Wednesday, February 22, 2012

Recollections: OSA excerpts from Newell's Hart's Cache Valley Newsletter

Thanks to Newell Hart's granddaughter, Sorel Frew, who provided the Oneida Stake Academy Foundation with a collection of comments regarding the Oneida Stake Academy, which originally appeared in Hart's Cache Vally Newsletter (CVN) from 1969 to 1982, we present Recollections.

Daines Famiy gathers  at OSA to film for visual history of Newel Daines
From March 1978 CVN

“Attorney Daines, of Preston/Logan, died in 1959 at the age of 64. Arrangements were made with me [Hart] by  Preston family member, Lois D. Griffeth. In charge of tech filming and sound was a son, Atty. S. R. Daines, of Logan, assisted by his sister, Beulah Daines Burgoyne of Salt Lake City. Present as spectators and participants were Lydia Daines Smith, wife of Harold Smith of Logan, and Newel's widow, Verna Rainey Daines, formerly of Star Valley, Wyoming.

            “Various family members posed at specific places where things pertaining to Newel’s life occurred, or where Academy or other memories could be recalled … Lois on he front steps, beneath the great carved stone corbel, reciting her first memories of her older brother, how he came home from World War I and how he gave her a warm hug; Lydia, against the double doors of the heavy auditorium entrance, recalling stories of Newel doing this over here and something else in another area of the room, and later, elsewhere, discussing some of the songs popular in her brother’s era and which were danced to at the Academy; Verna, recalling Newel’s story where he and Charley Cutler plotted to steal some of Dr. Cutler’s chickens for a gala fast.

And since I have been working on the restoration, and since I was named after Newel Daines, I was also drafted into the action… reposed near the podium I built from Central School doors, saying a few things about the closeness of the Daines/Hart families, and also a little about the Story of the Academy.

            “Later the troupe went to other places in town to do more segments, including one at the front porch of the classic old Joseph S. Geddes place on Second East and Oneida – now the Lois D. Griffith home. [In 2012, this is where Kathy Kunz's home has been built.]

            “Otherwise at the Academy: We are again doing window work, replacing cracked panes on the main floor. We have completed the old Faculty Room, and adjacent office of the principal. A key has been turned over to the county DUP captain, Anne Clements, so that she and her group can transform the space into their first-ever, very own County Camp headquarters. Publicity shots will soon show the ladies hard at work.

            “Window replacement has now shifted to the room across the hall, to the east, to take care of the last stages of this big job. This old classroom, which Madison Merrill told me last summer was once the Academy Library, will eventually become the memorabilia Room of the Oneida Academy and its successor, the Preston High School.”

Wednesday, February 8, 2012

Update - OSA building's new gable parts to be assembled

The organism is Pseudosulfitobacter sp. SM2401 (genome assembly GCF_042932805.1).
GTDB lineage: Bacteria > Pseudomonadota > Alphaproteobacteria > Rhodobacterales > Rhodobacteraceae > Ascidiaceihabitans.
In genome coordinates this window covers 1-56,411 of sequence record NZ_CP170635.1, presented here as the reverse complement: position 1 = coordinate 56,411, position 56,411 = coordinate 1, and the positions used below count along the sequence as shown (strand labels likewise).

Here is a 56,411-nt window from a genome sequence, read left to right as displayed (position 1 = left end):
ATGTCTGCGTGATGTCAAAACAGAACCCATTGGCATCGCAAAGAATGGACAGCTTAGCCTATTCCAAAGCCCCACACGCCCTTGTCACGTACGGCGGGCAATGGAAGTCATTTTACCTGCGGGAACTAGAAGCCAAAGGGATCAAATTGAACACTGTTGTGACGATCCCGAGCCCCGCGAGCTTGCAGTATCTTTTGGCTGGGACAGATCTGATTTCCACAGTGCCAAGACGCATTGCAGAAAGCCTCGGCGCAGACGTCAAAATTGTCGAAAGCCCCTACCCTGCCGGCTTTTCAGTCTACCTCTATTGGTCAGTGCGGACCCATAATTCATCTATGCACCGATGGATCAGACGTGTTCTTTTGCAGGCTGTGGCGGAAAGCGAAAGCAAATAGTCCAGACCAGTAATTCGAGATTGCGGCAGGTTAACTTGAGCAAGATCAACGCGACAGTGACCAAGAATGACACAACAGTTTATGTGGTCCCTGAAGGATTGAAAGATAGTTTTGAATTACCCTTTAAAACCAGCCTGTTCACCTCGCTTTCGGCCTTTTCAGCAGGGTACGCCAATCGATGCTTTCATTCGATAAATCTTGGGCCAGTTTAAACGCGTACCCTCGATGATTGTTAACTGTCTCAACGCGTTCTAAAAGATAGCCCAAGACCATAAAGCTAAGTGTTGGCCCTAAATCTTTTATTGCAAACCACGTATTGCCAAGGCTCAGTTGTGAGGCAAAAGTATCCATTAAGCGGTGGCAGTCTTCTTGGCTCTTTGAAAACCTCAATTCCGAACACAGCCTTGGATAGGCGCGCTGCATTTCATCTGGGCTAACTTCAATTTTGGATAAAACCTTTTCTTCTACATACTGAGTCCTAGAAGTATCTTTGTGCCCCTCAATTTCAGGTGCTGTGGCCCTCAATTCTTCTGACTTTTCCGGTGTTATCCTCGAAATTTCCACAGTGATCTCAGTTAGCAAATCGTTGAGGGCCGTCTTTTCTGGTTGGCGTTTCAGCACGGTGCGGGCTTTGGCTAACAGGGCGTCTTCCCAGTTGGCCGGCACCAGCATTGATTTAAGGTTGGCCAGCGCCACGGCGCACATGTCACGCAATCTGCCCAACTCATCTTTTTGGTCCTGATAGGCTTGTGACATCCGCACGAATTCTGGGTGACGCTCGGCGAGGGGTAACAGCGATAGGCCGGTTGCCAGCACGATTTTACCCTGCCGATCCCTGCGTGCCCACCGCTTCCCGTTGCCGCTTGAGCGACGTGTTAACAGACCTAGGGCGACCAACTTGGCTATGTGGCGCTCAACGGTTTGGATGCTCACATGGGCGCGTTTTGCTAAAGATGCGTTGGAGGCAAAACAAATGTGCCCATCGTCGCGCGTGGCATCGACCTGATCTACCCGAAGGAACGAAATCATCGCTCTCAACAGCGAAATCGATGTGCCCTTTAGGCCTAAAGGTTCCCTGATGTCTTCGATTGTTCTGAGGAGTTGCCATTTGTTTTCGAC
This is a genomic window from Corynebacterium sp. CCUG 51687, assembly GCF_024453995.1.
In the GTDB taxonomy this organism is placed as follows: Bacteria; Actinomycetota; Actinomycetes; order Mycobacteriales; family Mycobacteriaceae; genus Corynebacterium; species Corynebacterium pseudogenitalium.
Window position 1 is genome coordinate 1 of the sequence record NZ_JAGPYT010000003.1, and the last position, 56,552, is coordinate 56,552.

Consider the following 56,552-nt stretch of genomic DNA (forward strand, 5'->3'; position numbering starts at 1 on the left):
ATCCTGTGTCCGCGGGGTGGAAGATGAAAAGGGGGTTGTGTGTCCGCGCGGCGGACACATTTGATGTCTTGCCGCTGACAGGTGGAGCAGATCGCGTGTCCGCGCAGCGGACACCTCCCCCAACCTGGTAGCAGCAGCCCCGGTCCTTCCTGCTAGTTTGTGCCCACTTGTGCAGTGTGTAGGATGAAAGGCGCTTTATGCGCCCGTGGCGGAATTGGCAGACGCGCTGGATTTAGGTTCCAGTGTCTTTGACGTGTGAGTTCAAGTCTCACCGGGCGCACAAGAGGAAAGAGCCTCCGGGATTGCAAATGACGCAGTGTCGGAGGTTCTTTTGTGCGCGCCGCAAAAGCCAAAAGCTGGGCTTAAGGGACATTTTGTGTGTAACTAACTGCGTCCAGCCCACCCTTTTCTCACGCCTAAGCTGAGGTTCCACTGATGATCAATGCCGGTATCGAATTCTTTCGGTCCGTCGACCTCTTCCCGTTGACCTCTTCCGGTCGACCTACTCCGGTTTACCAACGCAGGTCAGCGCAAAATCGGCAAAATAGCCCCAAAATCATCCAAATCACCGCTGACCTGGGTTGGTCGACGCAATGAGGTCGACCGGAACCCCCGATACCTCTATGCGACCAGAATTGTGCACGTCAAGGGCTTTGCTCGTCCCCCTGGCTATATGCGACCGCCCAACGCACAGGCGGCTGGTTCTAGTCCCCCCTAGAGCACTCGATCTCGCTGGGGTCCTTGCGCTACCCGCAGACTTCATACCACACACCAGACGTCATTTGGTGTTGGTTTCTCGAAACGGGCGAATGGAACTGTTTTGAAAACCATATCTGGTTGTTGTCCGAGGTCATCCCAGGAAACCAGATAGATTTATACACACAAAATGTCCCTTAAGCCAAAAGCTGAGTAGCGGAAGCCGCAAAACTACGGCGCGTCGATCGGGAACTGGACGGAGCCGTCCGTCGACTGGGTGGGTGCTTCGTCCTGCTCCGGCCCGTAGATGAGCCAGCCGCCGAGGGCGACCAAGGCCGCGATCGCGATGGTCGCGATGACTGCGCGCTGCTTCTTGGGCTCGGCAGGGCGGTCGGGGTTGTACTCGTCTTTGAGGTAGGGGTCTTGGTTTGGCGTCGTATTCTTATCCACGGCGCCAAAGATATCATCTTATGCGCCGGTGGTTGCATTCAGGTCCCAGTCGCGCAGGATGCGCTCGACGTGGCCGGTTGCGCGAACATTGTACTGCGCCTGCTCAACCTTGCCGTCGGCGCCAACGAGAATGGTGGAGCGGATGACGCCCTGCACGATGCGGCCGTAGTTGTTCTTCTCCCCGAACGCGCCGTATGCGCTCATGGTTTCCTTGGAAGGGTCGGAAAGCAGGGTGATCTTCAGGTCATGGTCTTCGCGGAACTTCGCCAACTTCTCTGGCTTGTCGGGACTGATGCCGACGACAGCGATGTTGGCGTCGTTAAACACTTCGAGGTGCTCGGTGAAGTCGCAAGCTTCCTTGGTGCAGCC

The building's name carved in stone.
The frame which will hold the newly carved rock or the academy.
New end-piece and date stone. The OSA was assembled between 1890 and 1894. It was dedicated in 1895.
Pieces of the new gable for the Oneida Stake Academy building are coming together in the shops of Kepco and State Stone in Salt Lake City. Most of the stones inscribed with words have been completed, as well as end pieces, the star and date stone. These stones, as well as hand-carved face stones will be fitted into the frame, which is now being galvanized.

Once the newly carved stones are attached to the frame, it will be transported to Preston, and lifted into place.
The Oneida Stake Academy Foundation appreciates the public's support of the restoration of the Oneida Stake Academy building as a cultural center and museum of local history, said Oneida Stake Academy Foundation chairman, Nathan Hale. Once completed, the building's top floor ballroom will be available to the public for use as a setting for weddings, receptions, reunions and other community events.

Events committee formed

A recently organized events committee has begun planning events that will be sponsored through the Oneida Stake Academy Foundation upon completion of the building's restoration. The OSAF board intends to be able to open the building for use in honor of the 100th birthday of Franklin County next year.

To learn more about this historic restoration one can go to or contact any member of the foundation: Nathan and Sydney Hale, Elliott Larsen, Larry Bradford, Lyle Fuller, Ed Moser, James Brown, Kim Wilson, Joseph Linton, Paul Judd and Necia Seamons, and Paul and Sharon Norton who serve as volunteer consultants.

Online donations now possible

Furthermore, donations to the OSA restoration can now be made online through PayPal at the above website address. To make a donation in the name of someone else, please note your intent in the special instructions box on the donation site. Donations can also be sent to the Oneida Stake Academy Foundation, P.O. Box 555, Preston, Idaho 83263. All contributions are tax-deductible.